— Months after being expelled by Xavier, Maryland basketball player Dez Wells said Tuesday that he finally feels a sense of relief because he has arrived in a place that feels like "home."
"I had faith I would be in the best situation possible at the end of the road. And I feel like I'm in the best situation," Wells said in his first interview with local media since transferring to Maryland this summer. "I feel a lot of relief. It's home away from home."
The 6-foot-5 Wells, who can play guard or small forward, was dismissed by Xavier following his freshman season after a sexual-assault allegation that a prosecutor said was unproven.
It's uncertain whether Wells will be able to play for the Terps this season. Maryland is seeking an NCAA waiver under which he would receive an exemption from the transfer rule and not be required to sit out a season. Xavier is cooperating with Maryland in its request on the player's behalf.
"I'm just waiting to see what's going to happen," Wells said. "The anticipation does kind of build up. You kind of get like anxiety a little bit."
Hamilton County (Ohio) prosecuting attorney Joseph T. Deters told The Baltimore Sun that the sexual-assault allegation was lodged after a game of "truth or dare" involving three females and three males. Wells and the accuser "knew each other [and] they were in a sexual situation totally consensual until the very last seconds, and that's where their stories diverged," Deters said.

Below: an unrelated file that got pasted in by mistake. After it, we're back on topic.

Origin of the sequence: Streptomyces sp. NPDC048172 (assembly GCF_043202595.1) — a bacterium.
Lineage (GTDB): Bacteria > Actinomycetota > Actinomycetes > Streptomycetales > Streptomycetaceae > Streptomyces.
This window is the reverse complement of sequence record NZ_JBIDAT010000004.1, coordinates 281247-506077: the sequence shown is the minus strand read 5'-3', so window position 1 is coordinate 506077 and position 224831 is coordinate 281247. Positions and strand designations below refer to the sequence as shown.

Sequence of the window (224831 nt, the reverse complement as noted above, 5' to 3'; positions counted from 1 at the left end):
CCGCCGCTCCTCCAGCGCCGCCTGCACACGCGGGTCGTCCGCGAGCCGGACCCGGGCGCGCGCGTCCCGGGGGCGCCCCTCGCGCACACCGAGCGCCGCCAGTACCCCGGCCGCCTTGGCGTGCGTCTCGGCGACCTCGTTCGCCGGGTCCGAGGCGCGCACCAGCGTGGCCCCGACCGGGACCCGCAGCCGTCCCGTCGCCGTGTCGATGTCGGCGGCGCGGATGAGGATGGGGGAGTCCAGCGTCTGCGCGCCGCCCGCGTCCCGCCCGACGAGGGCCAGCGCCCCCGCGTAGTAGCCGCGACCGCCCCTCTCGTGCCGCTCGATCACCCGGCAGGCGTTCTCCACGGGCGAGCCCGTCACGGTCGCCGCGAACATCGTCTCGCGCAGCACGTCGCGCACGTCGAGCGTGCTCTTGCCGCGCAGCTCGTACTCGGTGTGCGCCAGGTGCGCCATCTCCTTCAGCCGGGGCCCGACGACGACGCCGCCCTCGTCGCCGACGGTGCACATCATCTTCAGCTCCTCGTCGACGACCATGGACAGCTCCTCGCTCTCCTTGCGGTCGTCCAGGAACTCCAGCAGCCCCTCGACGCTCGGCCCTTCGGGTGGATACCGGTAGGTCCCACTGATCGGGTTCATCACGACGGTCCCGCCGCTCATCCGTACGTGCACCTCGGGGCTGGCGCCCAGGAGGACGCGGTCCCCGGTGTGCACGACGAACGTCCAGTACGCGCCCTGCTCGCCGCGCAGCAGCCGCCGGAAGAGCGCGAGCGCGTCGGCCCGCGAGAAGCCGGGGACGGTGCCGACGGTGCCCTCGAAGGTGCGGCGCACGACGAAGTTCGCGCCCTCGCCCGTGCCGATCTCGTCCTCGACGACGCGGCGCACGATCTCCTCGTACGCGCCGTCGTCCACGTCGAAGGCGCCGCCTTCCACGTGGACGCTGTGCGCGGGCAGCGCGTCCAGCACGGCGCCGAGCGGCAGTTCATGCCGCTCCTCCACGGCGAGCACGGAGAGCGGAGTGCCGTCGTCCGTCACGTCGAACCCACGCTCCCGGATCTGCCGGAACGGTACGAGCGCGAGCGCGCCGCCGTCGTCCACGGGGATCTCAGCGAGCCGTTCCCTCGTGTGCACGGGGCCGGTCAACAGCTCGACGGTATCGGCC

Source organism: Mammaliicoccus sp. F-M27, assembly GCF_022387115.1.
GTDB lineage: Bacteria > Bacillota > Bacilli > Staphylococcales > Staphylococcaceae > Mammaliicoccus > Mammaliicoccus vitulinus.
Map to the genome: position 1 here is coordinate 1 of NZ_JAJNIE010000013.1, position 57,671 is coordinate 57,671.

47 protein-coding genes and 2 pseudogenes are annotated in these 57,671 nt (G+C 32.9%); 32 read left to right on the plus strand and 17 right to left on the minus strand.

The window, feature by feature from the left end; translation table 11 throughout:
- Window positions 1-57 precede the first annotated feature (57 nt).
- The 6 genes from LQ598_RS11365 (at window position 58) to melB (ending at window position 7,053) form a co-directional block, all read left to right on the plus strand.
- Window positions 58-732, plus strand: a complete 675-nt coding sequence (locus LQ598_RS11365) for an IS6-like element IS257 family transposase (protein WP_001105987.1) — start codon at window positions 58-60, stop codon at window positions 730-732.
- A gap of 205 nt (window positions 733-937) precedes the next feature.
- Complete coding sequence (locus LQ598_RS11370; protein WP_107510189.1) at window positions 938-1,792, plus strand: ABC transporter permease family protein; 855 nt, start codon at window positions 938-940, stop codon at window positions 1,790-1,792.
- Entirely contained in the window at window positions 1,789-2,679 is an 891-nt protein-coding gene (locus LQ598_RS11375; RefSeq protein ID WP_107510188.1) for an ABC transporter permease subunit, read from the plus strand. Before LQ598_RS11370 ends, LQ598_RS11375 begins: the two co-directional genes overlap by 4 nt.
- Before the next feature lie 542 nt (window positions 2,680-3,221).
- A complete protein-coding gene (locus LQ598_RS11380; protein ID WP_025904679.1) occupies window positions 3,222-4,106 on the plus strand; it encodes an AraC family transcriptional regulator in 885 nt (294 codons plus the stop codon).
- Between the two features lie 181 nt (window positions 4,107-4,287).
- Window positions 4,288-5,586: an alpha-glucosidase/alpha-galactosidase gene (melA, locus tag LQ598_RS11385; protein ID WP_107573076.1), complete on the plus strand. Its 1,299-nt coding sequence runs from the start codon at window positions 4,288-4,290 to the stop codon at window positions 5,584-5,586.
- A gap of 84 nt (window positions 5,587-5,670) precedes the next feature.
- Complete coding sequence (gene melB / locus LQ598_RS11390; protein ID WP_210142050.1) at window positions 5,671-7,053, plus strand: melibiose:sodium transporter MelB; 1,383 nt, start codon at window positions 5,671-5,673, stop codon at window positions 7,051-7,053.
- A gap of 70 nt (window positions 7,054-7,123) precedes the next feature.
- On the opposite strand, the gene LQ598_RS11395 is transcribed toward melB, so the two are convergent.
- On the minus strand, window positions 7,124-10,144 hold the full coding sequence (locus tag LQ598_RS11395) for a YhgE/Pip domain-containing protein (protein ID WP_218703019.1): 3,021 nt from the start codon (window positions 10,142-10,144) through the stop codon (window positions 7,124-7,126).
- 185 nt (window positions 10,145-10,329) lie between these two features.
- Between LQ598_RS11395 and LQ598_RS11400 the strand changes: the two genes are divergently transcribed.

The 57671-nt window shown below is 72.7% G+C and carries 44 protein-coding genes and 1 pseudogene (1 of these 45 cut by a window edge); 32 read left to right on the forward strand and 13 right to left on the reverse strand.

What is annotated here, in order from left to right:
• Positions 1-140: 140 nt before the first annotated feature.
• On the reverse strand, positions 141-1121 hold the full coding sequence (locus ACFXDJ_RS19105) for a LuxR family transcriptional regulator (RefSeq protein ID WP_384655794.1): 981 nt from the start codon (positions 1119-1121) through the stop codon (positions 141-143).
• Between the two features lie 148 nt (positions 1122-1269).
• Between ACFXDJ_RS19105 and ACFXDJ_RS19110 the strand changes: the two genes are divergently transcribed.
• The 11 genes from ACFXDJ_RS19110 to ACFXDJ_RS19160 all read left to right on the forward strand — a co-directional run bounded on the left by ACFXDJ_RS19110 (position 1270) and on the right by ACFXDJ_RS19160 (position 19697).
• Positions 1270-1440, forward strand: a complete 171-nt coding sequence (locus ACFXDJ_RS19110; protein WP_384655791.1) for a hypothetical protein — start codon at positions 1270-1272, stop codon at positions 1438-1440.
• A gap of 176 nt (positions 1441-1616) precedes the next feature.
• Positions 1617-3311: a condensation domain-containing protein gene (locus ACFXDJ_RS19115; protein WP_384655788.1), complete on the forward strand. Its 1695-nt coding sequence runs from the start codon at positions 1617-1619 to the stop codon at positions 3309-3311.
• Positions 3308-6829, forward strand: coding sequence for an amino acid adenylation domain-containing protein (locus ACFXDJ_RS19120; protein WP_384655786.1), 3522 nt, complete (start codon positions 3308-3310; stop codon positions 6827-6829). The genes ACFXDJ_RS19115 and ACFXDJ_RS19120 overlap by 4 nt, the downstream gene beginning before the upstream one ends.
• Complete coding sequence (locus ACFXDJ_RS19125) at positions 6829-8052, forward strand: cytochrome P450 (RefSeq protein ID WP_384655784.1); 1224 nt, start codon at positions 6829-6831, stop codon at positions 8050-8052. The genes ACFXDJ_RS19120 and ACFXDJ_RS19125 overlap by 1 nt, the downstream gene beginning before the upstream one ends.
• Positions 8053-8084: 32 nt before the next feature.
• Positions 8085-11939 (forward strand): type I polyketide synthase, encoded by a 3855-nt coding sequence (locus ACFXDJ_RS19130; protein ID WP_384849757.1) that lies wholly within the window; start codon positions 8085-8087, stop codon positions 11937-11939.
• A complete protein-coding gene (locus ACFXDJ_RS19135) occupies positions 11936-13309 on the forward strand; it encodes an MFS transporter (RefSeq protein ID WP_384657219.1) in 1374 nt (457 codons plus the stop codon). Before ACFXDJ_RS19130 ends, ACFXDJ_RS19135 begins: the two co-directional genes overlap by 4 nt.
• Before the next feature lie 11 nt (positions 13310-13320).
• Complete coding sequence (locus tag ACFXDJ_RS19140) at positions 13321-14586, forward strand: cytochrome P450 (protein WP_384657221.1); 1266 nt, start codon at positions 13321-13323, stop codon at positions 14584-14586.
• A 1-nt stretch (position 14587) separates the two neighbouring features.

A grand jury declined to charge Wells. "This would never go anywhere criminally," Deters said.
Wells is close with Maryland football receiver Nigel King, who, like Wells, is from Raleigh, N.C. Wells also knew some of his current teammates from the AAU circuit.
But Wells said there was little his friends could do for him as he dealt with the assault allegation. .
"It really wasn't anything that they could do for me emotionally or physically," Wells said. "So I just had to just trust in God. That's the main thing I could do. And pray a lot. I had a long, long talk with my aunt and she told me to get down and pray every day, that the situation ends out in the way that I wanted to."
Wells said basketball provided him respite. He was made available along with his teammates for Maryland Media Day on Tuesday at Comcast Center.
"Being on the court, that comes naturally," he said. "So I just go out and be who I am as a player. But off the court is the hardest part for me."